Welcome to the new SeyLII website. Enjoy an improved search engine and new collections. If you are used to accessing SeyLII via Google, note Google will take some time to re-index the site.

We are still busy migrating some of the old content. If you need anything in particular from the old website, it will be available for a while longer at https://old.seylii.org/

Court name
Court of Appeal
Case number
SCA 10 of 2004
Counsel for plantiff
Mr. A. Derjacques

Mancienne v Government of Seychelles (SCA 10 of 2004) [2005] SCCA 1 (17 February 2005);

Media neutral citation
[2005] SCCA 1
Counsel for defendant
Mr. A. Fernando
Ramodibedi, JA



In the matter between






(Represented by the Attorney General) Respondent


Case No: 10 of 2004


Hearing on 16 February 2005
Ruling on 17 February 2005


Mr. A. Derjacques counsel for the Applicant

Mr. A. Fernando (Attorney General) for the Respondent




Ramodibedi, P.


[1] This is an application made to a single Judge of this Court in terms of Rule 5 of the Seychelles Court of Appeal Rules 1978 (“The Rules”) for an order staying execution of a sentence which the Supreme Court (Alleear CJ) made on 9 September 2004 whereby the Applicant was ordered to pay, for an alleged contempt of court, a fine of R. 40,000 on or before the 28 February 2005 failing which to undergo imprisonment for thirty (30) days. The application is premised on the fact that the Applicant has lodged an appeal to this Court against the decision of the court below. It is thus the Applicant’s case that execution of the sentence in question pending appeal might work injustice in the event of this Court coming to a different conclusion from the court a quo.


[2] It is no doubt necessary to record that although he personally appeared at the hearing of the matter, the Honourable Attorney General did not oppose this application. He, however, fairly and professionally assisted the Court whenever called upon to do so during the court of argument.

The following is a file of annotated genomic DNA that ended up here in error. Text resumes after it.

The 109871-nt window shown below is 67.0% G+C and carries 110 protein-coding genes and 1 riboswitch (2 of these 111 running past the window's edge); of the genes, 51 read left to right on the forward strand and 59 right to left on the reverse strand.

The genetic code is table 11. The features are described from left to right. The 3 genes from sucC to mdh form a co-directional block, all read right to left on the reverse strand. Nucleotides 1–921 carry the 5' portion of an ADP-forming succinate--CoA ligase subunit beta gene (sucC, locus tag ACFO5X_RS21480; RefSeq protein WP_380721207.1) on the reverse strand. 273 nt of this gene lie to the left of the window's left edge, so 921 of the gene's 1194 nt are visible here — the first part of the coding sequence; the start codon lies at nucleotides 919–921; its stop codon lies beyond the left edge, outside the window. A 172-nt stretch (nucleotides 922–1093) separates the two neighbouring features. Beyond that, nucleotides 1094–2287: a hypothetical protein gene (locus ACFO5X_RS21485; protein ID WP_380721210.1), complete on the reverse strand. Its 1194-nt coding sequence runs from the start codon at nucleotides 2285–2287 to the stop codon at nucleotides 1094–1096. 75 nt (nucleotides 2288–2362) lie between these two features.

[3] The jurisdiction of a single Judge of the Court in interlocutory matters such as this one is derived from Rule 5 of the Rules in the following terms:-


“A single Judge of the Court may exercise any power vested in the Court not involving the decision of the appeal; but if any Judge refuses an application for the exercise of any such power, the person making the application shall be entitled to have his application determined by the Court”.


[4] Before dealing with the merits of the application, it is necessary also to have regard to the provisions of Rules 28 (1) of the Seychelles Court of Appeal Rules 1978 on stay of execution. It reads as follows:-


“28. – (1) Except in the cases mentioned in sub-rule (3) of this rule, no appeal shall operate as a stay of execution, but the Supreme Court or the Court may stay execution on any judgment, order, conviction, or sentence pending appeal on such terms as to security for the payment of any money or the performance or non-performance of any act or the suffering of any punishment ordered by or in such judgment, order, conviction, or sentence as to such Court may seem reasonable”.